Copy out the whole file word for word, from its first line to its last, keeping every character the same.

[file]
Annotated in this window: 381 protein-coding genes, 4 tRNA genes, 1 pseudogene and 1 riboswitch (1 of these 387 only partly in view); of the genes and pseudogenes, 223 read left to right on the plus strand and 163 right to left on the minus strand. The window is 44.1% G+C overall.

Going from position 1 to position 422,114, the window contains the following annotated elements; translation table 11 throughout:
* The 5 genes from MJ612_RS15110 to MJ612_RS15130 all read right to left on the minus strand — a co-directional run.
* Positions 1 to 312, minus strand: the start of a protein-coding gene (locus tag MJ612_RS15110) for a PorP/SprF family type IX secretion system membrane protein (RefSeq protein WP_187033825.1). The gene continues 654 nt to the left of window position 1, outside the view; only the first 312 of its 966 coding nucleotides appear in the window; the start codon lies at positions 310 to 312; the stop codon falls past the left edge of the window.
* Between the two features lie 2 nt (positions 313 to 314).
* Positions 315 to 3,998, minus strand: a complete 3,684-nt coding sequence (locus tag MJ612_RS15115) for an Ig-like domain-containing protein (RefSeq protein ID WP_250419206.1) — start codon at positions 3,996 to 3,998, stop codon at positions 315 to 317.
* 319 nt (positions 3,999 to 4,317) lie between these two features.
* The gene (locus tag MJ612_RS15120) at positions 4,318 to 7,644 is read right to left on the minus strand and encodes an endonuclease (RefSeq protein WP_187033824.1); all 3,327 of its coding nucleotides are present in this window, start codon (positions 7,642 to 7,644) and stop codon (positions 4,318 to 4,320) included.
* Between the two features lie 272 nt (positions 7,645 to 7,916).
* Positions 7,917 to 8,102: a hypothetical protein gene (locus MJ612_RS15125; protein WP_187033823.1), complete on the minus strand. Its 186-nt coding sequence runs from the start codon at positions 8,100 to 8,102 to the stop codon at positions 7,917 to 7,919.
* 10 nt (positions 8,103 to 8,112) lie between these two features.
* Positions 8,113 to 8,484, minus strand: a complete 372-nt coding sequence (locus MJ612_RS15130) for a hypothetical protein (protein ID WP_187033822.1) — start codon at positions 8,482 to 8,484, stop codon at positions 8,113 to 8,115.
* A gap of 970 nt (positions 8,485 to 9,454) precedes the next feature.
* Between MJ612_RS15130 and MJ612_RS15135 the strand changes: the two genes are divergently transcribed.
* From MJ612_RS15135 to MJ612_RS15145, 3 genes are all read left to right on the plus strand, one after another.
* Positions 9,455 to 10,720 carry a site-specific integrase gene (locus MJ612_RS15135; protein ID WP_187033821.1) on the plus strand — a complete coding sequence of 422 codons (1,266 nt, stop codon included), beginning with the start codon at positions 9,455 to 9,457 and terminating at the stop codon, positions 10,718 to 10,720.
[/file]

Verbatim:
Annotated in this window: 381 protein-coding genes, 4 tRNA genes, 1 pseudogene and 1 riboswitch (1 of these 387 only partly in view); of the genes and pseudogenes, 223 read left to right on the plus strand and 163 right to left on the minus strand. The window is 44.1% G+C overall.

Going from position 1 to position 422,114, the window contains the following annotated elements; translation table 11 throughout:
* The 5 genes from MJ612_RS15110 to MJ612_RS15130 all read right to left on the minus strand — a co-directional run.
* Positions 1 to 312, minus strand: the start of a protein-coding gene (locus tag MJ612_RS15110) for a PorP/SprF family type IX secretion system membrane protein (RefSeq protein WP_187033825.1). The gene continues 654 nt to the left of window position 1, outside the view; only the first 312 of its 966 coding nucleotides appear in the window; the start codon lies at positions 310 to 312; the stop codon falls past the left edge of the window.
* Between the two features lie 2 nt (positions 313 to 314).
* Positions 315 to 3,998, minus strand: a complete 3,684-nt coding sequence (locus tag MJ612_RS15115) for an Ig-like domain-containing protein (RefSeq protein ID WP_250419206.1) — start codon at positions 3,996 to 3,998, stop codon at positions 315 to 317.
* 319 nt (positions 3,999 to 4,317) lie between these two features.
* The gene (locus tag MJ612_RS15120) at positions 4,318 to 7,644 is read right to left on the minus strand and encodes an endonuclease (RefSeq protein WP_187033824.1); all 3,327 of its coding nucleotides are present in this window, start codon (positions 7,642 to 7,644) and stop codon (positions 4,318 to 4,320) included.
* Between the two features lie 272 nt (positions 7,645 to 7,916).
* Positions 7,917 to 8,102: a hypothetical protein gene (locus MJ612_RS15125; protein WP_187033823.1), complete on the minus strand. Its 186-nt coding sequence runs from the start codon at positions 8,100 to 8,102 to the stop codon at positions 7,917 to 7,919.
* 10 nt (positions 8,103 to 8,112) lie between these two features.
* Positions 8,113 to 8,484, minus strand: a complete 372-nt coding sequence (locus MJ612_RS15130) for a hypothetical protein (protein ID WP_187033822.1) — start codon at positions 8,482 to 8,484, stop codon at positions 8,113 to 8,115.
* A gap of 970 nt (positions 8,485 to 9,454) precedes the next feature.
* Between MJ612_RS15130 and MJ612_RS15135 the strand changes: the two genes are divergently transcribed.
* From MJ612_RS15135 to MJ612_RS15145, 3 genes are all read left to right on the plus strand, one after another.
* Positions 9,455 to 10,720 carry a site-specific integrase gene (locus MJ612_RS15135; protein ID WP_187033821.1) on the plus strand — a complete coding sequence of 422 codons (1,266 nt, stop codon included), beginning with the start codon at positions 9,455 to 9,457 and terminating at the stop codon, positions 10,718 to 10,720.